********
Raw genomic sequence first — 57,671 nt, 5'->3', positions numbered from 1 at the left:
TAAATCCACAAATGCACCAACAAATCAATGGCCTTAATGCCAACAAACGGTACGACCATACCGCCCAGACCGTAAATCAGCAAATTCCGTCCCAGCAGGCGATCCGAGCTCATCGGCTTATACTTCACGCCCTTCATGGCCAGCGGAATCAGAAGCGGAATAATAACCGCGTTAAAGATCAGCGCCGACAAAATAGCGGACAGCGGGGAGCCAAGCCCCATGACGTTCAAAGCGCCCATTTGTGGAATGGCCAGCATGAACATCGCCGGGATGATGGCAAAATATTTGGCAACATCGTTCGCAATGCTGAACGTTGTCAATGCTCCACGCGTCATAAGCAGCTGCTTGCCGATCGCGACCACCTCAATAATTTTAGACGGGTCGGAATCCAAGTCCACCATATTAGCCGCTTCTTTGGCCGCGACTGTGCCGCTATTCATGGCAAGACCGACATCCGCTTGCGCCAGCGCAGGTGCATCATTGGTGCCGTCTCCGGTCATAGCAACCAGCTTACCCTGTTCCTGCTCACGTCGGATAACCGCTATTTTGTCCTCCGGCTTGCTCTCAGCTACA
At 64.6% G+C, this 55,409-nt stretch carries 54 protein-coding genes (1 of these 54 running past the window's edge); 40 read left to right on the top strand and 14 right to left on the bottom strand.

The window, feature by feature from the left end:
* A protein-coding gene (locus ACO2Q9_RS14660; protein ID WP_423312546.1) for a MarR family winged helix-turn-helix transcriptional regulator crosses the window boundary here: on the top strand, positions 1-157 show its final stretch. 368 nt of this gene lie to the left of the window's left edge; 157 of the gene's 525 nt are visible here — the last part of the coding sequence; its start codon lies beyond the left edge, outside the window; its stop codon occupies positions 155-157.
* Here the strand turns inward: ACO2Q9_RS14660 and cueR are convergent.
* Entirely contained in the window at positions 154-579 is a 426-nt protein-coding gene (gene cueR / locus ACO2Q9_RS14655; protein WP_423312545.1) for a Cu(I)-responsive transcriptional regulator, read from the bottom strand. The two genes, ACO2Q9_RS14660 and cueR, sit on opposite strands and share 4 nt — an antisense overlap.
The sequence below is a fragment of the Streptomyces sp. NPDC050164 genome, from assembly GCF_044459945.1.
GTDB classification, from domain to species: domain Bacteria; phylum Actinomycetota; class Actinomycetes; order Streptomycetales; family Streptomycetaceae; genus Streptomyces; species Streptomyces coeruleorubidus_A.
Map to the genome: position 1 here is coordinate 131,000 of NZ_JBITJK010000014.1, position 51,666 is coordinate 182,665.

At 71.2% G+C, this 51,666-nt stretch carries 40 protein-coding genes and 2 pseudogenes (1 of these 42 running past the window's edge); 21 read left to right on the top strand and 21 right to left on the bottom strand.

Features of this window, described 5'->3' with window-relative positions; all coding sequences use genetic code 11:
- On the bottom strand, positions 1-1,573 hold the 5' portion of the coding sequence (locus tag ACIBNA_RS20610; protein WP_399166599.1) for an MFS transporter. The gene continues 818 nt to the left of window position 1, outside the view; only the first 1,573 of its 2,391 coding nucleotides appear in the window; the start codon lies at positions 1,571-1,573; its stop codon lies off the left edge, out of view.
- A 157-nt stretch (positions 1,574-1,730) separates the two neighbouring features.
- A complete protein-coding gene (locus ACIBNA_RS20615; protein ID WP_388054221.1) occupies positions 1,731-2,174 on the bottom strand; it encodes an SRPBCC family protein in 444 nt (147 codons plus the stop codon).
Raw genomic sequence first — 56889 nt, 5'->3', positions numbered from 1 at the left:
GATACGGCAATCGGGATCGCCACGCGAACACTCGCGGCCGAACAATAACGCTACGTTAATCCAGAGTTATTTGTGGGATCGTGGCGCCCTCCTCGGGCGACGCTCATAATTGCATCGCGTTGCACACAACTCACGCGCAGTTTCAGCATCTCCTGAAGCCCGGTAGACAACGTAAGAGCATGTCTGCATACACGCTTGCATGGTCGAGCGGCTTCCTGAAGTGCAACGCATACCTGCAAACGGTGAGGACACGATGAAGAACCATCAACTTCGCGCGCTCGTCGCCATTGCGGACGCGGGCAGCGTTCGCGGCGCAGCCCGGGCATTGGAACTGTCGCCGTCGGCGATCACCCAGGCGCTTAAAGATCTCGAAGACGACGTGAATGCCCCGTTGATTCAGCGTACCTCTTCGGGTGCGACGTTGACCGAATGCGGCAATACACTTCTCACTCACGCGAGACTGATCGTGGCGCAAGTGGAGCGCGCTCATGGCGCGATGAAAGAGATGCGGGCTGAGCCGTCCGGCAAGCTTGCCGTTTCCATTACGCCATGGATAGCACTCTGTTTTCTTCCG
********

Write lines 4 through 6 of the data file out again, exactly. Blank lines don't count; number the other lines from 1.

The window, feature by feature from the left end:
* A protein-coding gene (locus ACO2Q9_RS14660; protein ID WP_423312546.1) for a MarR family winged helix-turn-helix transcriptional regulator crosses the window boundary here: on the top strand, positions 1-157 show its final stretch. 368 nt of this gene lie to the left of the window's left edge; 157 of the gene's 525 nt are visible here — the last part of the coding sequence; its start codon lies beyond the left edge, outside the window; its stop codon occupies positions 155-157.
* Here the strand turns inward: ACO2Q9_RS14660 and cueR are convergent.